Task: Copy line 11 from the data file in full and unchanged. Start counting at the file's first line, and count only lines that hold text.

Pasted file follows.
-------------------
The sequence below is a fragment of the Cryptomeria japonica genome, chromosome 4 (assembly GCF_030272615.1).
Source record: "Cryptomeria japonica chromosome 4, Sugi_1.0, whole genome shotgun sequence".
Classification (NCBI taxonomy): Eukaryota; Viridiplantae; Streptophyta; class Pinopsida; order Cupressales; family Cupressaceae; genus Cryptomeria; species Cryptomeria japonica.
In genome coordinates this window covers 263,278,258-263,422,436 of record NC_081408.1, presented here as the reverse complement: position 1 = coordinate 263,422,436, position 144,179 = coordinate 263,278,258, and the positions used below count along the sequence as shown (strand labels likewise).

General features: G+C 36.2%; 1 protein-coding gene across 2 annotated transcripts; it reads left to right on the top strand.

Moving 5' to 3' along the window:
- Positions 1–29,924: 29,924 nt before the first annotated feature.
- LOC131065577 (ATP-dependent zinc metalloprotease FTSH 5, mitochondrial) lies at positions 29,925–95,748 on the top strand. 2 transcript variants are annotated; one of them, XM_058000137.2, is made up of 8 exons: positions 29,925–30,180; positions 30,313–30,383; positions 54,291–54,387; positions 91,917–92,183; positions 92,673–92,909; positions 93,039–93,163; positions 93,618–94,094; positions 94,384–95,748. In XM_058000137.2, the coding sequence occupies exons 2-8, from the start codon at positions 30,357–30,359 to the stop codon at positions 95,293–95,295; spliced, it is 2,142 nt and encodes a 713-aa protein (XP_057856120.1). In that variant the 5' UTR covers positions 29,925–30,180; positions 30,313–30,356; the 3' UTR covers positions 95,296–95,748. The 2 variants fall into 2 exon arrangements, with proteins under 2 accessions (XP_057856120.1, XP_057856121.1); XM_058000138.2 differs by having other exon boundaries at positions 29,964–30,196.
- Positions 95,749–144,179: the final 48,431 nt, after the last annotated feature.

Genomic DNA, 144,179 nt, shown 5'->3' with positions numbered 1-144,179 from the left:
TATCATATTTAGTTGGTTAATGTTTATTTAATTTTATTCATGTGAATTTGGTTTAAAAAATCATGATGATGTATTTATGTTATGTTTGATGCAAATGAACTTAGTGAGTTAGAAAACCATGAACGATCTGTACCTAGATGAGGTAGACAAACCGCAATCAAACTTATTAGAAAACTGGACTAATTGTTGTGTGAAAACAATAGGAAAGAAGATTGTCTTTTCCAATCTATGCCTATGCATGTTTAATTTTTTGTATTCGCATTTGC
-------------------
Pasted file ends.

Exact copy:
TATCATATTTAGTTGGTTAATGTTTATTTAATTTTATTCATGTGAATTTGGTTTAAAAAATCATGATGATGTATTTATGTTATGTTTGATGCAAATGAACTTAGTGAGTTAGAAAACCATGAACGATCTGTACCTAGATGAGGTAGACAAACCGCAATCAAACTTATTAGAAAACTGGACTAATTGTTGTGTGAAAACAATAGGAAAGAAGATTGTCTTTTCCAATCTATGCCTATGCATGTTTAATTTTTTGTATTCGCATTTGC